Civil Society in 19th-Century Russia

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On Friday April 6, the NYU Jordan Center hosted a talk with Susan Smith-Peter on her book, Imagining Russian Regions: Subnational Identity and Civil Society in Nineteenth-Century Russia. The talk was introduced by Anne Lounsbery, Associate Professor of Russian and Slavic Studies at NYU.

To understand civil society in the Russian context, it is necessary first to define the concept. According to Smith-Peter, civil society is “the space between the state and the family where people can take part in voluntary associations.” Development of civil society is often viewed as a means by which a country becomes modern. Historically speaking, many scholars consider that abolition of serfdom in 1861 marked beginnings of civil society in Russia. Smith-Peter argues, however, that looking only at this particular event as a catalyst ignores other complexities of the period.

The provinces served as a key location for politics in pre-reform Russia. Before 1861, these were the sites where the nobility governed itself at the provincial level. Nevertheless, many viewed the provinces as a largely insubstantial space. Gogol, for example, in his Dead Souls, depicted the provinces as an empty and inauthentic space, “lacking intellectual content but providing raw material for social history.” Antonio Gramsci viewed civil society in Russia as “primordial and gelatinous.” Recent work suggests that inhabitants of the provinces did possess self-awareness and agency, but such scholarship largely originates in the provinces themselves, and thus does not always receive the attention it merits. In the historiography of civil society, optimists argue that the rise of voluntary associations, particularly after 1861, showed the vitality of late imperial civil society; pessimists, on the other hand, contend that civil society saw peasants as separate, which resulted in a poorly-knit body politic. While Catherine the Great had advocated for the creation of institutions to strengthen civil society, Alexander III reversed the trend and rejected civil society.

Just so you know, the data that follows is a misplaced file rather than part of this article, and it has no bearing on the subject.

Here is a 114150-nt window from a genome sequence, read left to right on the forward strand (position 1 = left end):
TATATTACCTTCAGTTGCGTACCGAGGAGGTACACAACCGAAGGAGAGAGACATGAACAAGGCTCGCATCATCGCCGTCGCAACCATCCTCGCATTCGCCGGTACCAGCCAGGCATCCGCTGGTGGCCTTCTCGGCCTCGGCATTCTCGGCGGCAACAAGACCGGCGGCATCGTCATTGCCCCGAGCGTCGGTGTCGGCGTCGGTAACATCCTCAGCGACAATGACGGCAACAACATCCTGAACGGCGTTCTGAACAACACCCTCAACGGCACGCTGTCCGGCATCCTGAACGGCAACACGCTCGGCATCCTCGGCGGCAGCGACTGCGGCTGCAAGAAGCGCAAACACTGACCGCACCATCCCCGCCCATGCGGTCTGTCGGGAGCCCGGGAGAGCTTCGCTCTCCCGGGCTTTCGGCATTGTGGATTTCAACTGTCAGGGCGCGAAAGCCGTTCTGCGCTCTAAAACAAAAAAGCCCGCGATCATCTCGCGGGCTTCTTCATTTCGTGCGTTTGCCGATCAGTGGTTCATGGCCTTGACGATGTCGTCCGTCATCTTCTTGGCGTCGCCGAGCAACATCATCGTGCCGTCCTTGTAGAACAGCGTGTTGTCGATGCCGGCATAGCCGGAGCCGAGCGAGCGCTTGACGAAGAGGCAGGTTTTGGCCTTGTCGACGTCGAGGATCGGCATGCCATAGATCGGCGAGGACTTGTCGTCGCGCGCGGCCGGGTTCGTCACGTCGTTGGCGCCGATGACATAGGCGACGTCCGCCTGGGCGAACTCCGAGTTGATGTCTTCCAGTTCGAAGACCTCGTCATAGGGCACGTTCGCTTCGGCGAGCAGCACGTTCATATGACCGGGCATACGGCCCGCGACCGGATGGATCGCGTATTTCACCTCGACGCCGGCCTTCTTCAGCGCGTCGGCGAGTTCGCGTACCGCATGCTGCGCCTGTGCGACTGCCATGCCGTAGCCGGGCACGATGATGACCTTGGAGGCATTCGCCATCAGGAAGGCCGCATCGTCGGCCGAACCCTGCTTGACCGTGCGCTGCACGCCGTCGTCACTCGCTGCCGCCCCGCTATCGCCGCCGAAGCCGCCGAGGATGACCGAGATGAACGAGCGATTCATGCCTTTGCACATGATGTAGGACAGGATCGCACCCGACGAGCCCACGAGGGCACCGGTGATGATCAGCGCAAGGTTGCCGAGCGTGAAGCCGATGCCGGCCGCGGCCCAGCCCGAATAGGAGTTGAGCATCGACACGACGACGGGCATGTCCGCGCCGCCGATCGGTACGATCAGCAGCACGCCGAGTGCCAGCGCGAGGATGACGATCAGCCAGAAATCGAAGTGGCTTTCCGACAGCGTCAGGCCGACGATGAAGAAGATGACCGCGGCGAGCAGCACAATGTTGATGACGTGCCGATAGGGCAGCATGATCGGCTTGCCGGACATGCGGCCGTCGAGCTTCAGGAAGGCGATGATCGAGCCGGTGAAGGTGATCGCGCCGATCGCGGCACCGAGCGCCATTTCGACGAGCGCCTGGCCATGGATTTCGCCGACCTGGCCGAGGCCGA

The state’s need for particular information from the provinces, however, motivated the creation of civil society institutions. Such information was necessary for taxation, and the state lacked a sufficient number of bureaucrats to gather this data independently. Thus institutions were created under Nicholas I to “discover the provinces.” Such efforts subsequently led to the unexpected side effect of the consolidation of a provincial identity within the 30 years prior to the Great Reforms of the 1860s.